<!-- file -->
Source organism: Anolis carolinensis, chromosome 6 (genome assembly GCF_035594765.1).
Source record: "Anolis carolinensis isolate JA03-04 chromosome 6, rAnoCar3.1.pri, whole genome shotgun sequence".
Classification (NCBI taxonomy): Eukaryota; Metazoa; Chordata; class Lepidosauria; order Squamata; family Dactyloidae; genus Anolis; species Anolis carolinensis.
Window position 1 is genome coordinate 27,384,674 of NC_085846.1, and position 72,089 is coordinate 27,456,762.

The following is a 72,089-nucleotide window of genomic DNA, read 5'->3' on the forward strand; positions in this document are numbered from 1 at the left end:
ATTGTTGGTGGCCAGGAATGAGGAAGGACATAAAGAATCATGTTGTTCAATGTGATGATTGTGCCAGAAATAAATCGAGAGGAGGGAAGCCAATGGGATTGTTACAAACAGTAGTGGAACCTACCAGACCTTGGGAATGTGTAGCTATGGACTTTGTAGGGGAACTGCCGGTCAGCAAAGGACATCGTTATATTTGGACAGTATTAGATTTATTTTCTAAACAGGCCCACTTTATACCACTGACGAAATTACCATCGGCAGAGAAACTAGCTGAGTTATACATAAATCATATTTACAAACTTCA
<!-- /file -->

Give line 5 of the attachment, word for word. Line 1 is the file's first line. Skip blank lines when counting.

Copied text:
The following is a 72,089-nucleotide window of genomic DNA, read 5'->3' on the forward strand; positions in this document are numbered from 1 at the left end: